In the fast-paced world of Formula 1, even the rubber on the road can become a hot topic of discussion. Pirelli, the tire supplier for the pinnacle of motorsport, has been tinkering with its tire allocation strategy this season, known as the “ATA format,” and it’s creating quite a buzz in the paddock.
So, what exactly is this ATA format? Well, it’s not some high-tech acronym that stands for Accelerated Tire Advancement (though it could be). Instead, it refers to the new approach Pirelli has been testing at select races this year.
The experiment began in Hungary, with further trials at Monza, after the original plan to try it out in Imola was canceled due to the race’s unfortunate cancellation. What’s the goal? Pirelli is aiming to ship fewer tire sets, which aligns with their sustainability goals and adds an extra layer of strategy to the sport.
Here’s how it works: In qualifying, drivers are now mandated to use different tire compounds in each session. They start with the hardest tires (hards) in Q1, move to mediums in Q2, and finish with the softest (softs) in Q3. This means each car only gets a total of 11 tire sets for the entire weekend.
Now, you might be wondering, what’s the big deal? Well, it’s a balancing act. On one hand, this approach aligns with Pirelli’s sustainability objectives, reducing the number of tire sets transported to each race. On the other hand, it spices up the on-track action by forcing teams and drivers to adapt quickly to changing tire conditions.
This has sparked a debate in the paddock. Some drivers, like Carlos Sainz of Ferrari, relish the challenge, enjoying the need to improvise in qualifying. On the flip side, Max Verstappen of Red Bull argues that it puts teams at the back of the grid at a disadvantage, as the faster cars shine on the harder compounds.
But there’s another twist in this tire saga. Drivers, almost unanimously, believe that the ATA format limits their practice running. Pirelli, however, disagrees. Mario Isola, Racing Manager at Pirelli F1 Flow, suggests a solution: tweak the ATA format to free up one additional tire set for practice sessions, taken from the allocation earmarked for the race.
This adjustment aims to address the concern that disrupted practice sessions, due to factors like rain or crashes, can hamper teams’ data-gathering efforts. By making one extra tire set available for practice, teams could have more opportunities to fine-tune their setups.
Isola emphasizes that this change wouldn’t impact the overall tire allocation and believes that the ATA format has enhanced the excitement of qualifying. Drivers must adapt to varying grip levels quickly, pushing the boundaries and making for a more thrilling spectacle.
As for the future of Pirelli’s involvement in Formula 1, the tire manufacturer is still awaiting the outcome of the tire tender application competition for the 2025-28 seasons, with no set deadline for the decision. The hope is that the data and information provided will lead to a favorable verdict.
In the world of Formula 1, where even the smallest details can make a huge difference, Pirelli’s tire experiment is yet another example of how innovation and strategy play a pivotal role in this high-speed sport. Will the ATA format become the norm? That decision is still up in the air, much like the future of F1’s tire supply. Stay tuned, because in Formula 1, change is the only constant.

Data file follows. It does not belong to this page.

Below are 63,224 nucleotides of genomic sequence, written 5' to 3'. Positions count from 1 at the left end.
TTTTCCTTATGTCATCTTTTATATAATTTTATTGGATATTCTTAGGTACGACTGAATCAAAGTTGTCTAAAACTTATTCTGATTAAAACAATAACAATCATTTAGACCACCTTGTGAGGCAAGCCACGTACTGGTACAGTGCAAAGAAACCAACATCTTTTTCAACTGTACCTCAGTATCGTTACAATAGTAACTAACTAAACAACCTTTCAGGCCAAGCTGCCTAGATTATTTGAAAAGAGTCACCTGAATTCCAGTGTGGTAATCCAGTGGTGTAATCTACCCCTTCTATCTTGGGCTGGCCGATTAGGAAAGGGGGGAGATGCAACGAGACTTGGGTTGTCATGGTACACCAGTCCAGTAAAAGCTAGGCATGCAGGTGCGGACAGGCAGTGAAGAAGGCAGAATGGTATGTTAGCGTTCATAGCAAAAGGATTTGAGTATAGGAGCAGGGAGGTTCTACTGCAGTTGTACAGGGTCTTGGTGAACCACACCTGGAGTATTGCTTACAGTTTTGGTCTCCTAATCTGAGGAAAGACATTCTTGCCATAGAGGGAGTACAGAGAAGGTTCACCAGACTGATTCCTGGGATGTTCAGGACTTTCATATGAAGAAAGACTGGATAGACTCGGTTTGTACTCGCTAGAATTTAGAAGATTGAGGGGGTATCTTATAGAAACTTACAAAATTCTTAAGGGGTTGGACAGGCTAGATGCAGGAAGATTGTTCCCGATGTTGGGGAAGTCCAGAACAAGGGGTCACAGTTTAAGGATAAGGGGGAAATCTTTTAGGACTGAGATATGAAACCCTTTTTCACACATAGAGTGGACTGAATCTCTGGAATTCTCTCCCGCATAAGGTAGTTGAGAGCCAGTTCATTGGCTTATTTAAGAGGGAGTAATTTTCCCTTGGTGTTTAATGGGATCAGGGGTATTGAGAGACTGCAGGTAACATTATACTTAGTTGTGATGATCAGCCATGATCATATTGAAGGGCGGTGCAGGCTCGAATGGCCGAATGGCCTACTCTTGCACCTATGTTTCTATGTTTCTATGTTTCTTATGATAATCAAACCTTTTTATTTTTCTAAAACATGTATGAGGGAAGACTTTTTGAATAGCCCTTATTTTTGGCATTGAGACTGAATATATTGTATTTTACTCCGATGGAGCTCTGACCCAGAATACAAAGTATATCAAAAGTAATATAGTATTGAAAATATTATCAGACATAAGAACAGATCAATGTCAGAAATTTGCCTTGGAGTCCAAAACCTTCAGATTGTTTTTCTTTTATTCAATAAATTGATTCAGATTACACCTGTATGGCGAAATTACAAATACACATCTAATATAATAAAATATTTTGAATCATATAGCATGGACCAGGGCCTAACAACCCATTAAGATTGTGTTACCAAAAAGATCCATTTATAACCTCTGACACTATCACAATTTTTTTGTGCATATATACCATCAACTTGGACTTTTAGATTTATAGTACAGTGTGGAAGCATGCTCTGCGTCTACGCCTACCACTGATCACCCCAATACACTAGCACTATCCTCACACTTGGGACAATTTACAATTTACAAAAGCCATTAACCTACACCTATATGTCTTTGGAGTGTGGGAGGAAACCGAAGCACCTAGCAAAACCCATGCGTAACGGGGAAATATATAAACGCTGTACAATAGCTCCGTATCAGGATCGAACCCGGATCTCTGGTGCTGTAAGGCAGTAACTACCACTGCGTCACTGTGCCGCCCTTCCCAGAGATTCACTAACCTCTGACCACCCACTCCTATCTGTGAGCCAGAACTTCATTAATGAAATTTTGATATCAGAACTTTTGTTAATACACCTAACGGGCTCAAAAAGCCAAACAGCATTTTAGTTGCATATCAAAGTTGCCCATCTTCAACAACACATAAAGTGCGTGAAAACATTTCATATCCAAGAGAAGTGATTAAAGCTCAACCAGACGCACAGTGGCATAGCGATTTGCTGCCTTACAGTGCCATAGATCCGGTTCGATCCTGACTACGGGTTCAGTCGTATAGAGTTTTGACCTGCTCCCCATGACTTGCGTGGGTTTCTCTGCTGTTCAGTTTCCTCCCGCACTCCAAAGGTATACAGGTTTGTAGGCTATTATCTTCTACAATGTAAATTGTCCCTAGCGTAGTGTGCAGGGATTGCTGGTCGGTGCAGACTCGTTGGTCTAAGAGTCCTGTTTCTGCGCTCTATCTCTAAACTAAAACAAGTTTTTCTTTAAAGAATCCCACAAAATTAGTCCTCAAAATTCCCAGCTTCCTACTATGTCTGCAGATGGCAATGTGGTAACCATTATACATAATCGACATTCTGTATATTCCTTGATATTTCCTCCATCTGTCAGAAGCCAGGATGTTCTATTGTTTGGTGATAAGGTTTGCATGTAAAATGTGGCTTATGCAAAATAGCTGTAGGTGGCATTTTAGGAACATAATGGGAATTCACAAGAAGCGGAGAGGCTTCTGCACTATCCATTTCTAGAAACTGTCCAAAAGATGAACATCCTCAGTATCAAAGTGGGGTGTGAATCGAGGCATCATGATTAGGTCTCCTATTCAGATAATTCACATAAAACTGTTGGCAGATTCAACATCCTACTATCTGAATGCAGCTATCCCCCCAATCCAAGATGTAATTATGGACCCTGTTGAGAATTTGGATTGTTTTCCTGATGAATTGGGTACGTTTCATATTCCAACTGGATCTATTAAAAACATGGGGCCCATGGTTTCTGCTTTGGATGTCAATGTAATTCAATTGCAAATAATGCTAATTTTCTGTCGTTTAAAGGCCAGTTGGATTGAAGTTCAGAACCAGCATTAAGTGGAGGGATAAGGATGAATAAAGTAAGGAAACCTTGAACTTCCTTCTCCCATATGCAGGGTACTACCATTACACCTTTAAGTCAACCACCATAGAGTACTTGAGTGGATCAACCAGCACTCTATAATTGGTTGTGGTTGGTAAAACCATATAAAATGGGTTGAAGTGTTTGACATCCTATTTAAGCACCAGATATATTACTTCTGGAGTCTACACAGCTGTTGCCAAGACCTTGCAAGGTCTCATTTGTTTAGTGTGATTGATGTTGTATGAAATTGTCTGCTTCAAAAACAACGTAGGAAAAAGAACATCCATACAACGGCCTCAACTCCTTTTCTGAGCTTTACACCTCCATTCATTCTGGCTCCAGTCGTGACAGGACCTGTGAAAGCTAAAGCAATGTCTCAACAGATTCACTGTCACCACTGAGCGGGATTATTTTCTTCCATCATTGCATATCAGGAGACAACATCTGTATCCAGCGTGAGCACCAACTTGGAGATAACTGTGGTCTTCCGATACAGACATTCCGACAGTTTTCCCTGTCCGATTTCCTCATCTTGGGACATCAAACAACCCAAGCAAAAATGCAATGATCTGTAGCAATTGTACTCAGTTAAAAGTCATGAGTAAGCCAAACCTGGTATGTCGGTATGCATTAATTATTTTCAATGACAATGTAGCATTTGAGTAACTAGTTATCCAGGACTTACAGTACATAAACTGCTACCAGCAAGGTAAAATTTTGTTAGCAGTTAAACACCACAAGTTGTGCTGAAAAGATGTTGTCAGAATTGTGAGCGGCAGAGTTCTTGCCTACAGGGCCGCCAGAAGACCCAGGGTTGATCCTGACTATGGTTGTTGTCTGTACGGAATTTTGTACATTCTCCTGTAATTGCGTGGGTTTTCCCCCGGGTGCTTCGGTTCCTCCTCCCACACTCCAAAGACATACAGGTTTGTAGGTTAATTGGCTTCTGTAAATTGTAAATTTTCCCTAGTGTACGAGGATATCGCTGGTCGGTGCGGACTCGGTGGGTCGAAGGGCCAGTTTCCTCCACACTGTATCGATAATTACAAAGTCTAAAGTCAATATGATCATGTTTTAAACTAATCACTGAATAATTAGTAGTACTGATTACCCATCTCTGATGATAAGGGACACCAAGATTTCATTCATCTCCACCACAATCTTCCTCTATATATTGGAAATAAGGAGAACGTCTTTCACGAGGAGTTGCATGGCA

Frequently Asked Questions (FAQs) about Formula 1 tire strategy
What is the ATA format in Formula 1 tire strategy?
The ATA format, short for “Adapted Tire Allocation,” is a new approach to tire allocation introduced by Pirelli in Formula 1. It involves mandating drivers to use different tire compounds in each qualifying session: hard tires (hards) in Q1, medium tires (mediums) in Q2, and soft tires (softs) in Q3. This format aims to reduce the number of tire sets used per car during the race weekend, aligning with Pirelli’s sustainability goals and adding a strategic element to the races.
Why is Pirelli implementing the ATA format?
Pirelli is implementing the ATA format to achieve two main objectives. First, it aligns with the company’s sustainability goals by reducing the number of tire sets transported to each race, thus reducing their environmental impact. Second, it adds an extra layer of strategy to Formula 1 races by forcing teams and drivers to adapt quickly to changing tire conditions, making the sport more exciting for fans.
How do drivers feel about the ATA format?
The ATA format has divided opinions among Formula 1 drivers. Some, like Carlos Sainz of Ferrari, enjoy the challenge it presents, as it requires them to adapt and improvise during qualifying. However, others, like Max Verstappen of Red Bull, argue that it disadvantages teams at the back of the grid, as the faster cars excel on the harder tire compounds.
What impact does the ATA format have on practice sessions?
Many drivers believe that the ATA format restricts their practice running. They argue that disrupted practice sessions, due to factors like rain or crashes, limit their data-gathering opportunities. To address this concern, Pirelli’s Mario Isola has suggested making one additional tire set available for practice, taken from the allocation set aside for the race. This tweak aims to provide teams with more chances to fine-tune their setups.
What is the future of Pirelli’s involvement in Formula 1?
Pirelli’s future involvement in Formula 1 is currently uncertain. The company has submitted a tender application for the 2025-28 seasons, but there is no set deadline for the decision. Pirelli hopes that the data and information provided will lead to a positive outcome, ensuring their continued presence in the sport.